Why I'm Glad My Hawk Nose Grew Back
When I was a teenager, I agonized over my nose. Large, bold, and bumpy, no one in my family could figure out what ancestor it came from. I often wore my hair down so that with a toss of my head I could easily hide it. I was self-conscious and shy, and it was all due, I was convinced, to my terrible nose.
How I suffered over it. Eventually my mom got sick of hearing about it so she’d say, “Well, why don’t you do something about it?” So we went to a plastic surgeon. A month before my 18th birthday, I underwent surgery to remove the bump, narrow it a little, and make the tip slightly finer.
This is probably a bit shocking to a lot of you, but you should understand my cultural context. Where I came from – an affluent town in So Cal – several young people got nose jobs. My two best friends did. So did a boy and a girl in my ward who were in my grade. It was not that unusual a thing to do.
The experience itself was terrible. Somehow the plastic surgeon convinced me to choose a local anesthetic. Big mistake. The shots inside my nose were one of the most painful things I’ve ever experienced. And then I lay awake and watched them lean over me and file down my nose. When it was all over, my face was swollen to twice its normal size. I had an emotional breakdown after I saw myself in the mirror that night. Against my bruised and swollen face, my new nose looked like a pig nose – my worst nightmare.
But a month after the surgery, I was loving life. My new nose looked fantastic once the swelling left. I felt fantastic. I went away to college confident, happy, and far more outgoing than I had ever been before. I had absolutely no regrets.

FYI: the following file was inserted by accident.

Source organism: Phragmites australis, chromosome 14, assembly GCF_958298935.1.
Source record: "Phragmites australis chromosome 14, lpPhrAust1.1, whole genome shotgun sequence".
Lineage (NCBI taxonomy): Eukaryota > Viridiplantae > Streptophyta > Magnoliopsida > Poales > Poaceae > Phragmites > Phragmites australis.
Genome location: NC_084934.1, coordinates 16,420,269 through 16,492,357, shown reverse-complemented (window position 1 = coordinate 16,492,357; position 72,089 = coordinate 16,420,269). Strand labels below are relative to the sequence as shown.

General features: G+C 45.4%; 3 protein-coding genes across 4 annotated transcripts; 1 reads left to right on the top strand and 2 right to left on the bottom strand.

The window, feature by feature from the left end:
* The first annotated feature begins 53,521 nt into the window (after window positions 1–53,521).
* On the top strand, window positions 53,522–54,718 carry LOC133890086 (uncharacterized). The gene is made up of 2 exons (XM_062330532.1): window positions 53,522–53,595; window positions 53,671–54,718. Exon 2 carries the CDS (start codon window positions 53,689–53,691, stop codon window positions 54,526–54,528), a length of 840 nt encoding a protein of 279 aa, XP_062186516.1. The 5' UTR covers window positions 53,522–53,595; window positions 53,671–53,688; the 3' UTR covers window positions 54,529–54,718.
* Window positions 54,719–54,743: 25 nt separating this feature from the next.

Over the years, however, my feminist sensibilities have made me question this decision I made at 17. Did I just fall into that old societal trap that told me that I had to have a Barbie face to be attractive? Was all that confidence false and misplaced? Did I sacrifice my own distinctive look for something merely unobjectionable?
I think the answer to all those questions is probably yes. If I could go back and have a conversation with my teenage self, I think I would try to talk her out of doing it. I would try to help her to realize that one shouldn’t let fashion magazines make a person so miserable for looking a little different. I would try to convince her to focus on all the great features she had, physical and especially non-physical.
But at the same time, I still can’t deny how much the surgery meant to me at that point in my life, how much it increased my happiness in those heady years between 18 and 23 when I felt beautiful, powerful, and completely in charge of my own destiny.
And the ironic thing? My nose grew back. (Apparently this happens sometimes when young people get this kind of plastic surgery.) It took 12 years of gradual growing, but I no longer have that perfectly straight fine tipped nose that filled me with such relief and giddiness. It’s pretty hawkish these days. And I must say, I rather like it. It’s distinctive. It’s strong. It’s what I should have embraced as uniquely me from the beginning.
What are your thoughts about plastic surgery? Where do you draw the line on procedures done to beautify? For me it’s not a black and white thing. Intellectually, I see the disturbing implications, but my lived experience has taught me that it’s a nuanced issue.